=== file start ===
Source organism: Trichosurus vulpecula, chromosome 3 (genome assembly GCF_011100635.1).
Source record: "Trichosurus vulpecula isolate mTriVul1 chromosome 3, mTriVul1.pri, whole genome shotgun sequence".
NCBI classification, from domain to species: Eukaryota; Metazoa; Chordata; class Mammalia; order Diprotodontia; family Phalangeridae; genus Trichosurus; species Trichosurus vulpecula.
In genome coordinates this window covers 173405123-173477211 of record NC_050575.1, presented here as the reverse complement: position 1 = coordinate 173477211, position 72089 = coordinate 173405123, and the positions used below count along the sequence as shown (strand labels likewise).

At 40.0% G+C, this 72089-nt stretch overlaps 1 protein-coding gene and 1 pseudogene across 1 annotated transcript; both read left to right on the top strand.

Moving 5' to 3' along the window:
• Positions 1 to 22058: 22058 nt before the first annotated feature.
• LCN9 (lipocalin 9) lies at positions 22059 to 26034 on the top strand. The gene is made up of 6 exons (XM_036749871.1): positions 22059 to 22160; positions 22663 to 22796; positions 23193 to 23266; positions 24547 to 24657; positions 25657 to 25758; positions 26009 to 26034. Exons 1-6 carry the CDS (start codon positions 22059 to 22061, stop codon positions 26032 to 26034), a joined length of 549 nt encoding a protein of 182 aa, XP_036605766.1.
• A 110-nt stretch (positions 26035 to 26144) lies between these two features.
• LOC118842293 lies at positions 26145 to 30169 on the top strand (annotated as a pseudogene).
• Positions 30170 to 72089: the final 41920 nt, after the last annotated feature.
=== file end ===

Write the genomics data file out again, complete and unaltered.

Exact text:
Source organism: Trichosurus vulpecula, chromosome 3 (genome assembly GCF_011100635.1).
Source record: "Trichosurus vulpecula isolate mTriVul1 chromosome 3, mTriVul1.pri, whole genome shotgun sequence".
NCBI classification, from domain to species: Eukaryota; Metazoa; Chordata; class Mammalia; order Diprotodontia; family Phalangeridae; genus Trichosurus; species Trichosurus vulpecula.
In genome coordinates this window covers 173405123-173477211 of record NC_050575.1, presented here as the reverse complement: position 1 = coordinate 173477211, position 72089 = coordinate 173405123, and the positions used below count along the sequence as shown (strand labels likewise).

At 40.0% G+C, this 72089-nt stretch overlaps 1 protein-coding gene and 1 pseudogene across 1 annotated transcript; both read left to right on the top strand.

Moving 5' to 3' along the window:
• Positions 1 to 22058: 22058 nt before the first annotated feature.
• LCN9 (lipocalin 9) lies at positions 22059 to 26034 on the top strand. The gene is made up of 6 exons (XM_036749871.1): positions 22059 to 22160; positions 22663 to 22796; positions 23193 to 23266; positions 24547 to 24657; positions 25657 to 25758; positions 26009 to 26034. Exons 1-6 carry the CDS (start codon positions 22059 to 22061, stop codon positions 26032 to 26034), a joined length of 549 nt encoding a protein of 182 aa, XP_036605766.1.
• A 110-nt stretch (positions 26035 to 26144) lies between these two features.
• LOC118842293 lies at positions 26145 to 30169 on the top strand (annotated as a pseudogene).
• Positions 30170 to 72089: the final 41920 nt, after the last annotated feature.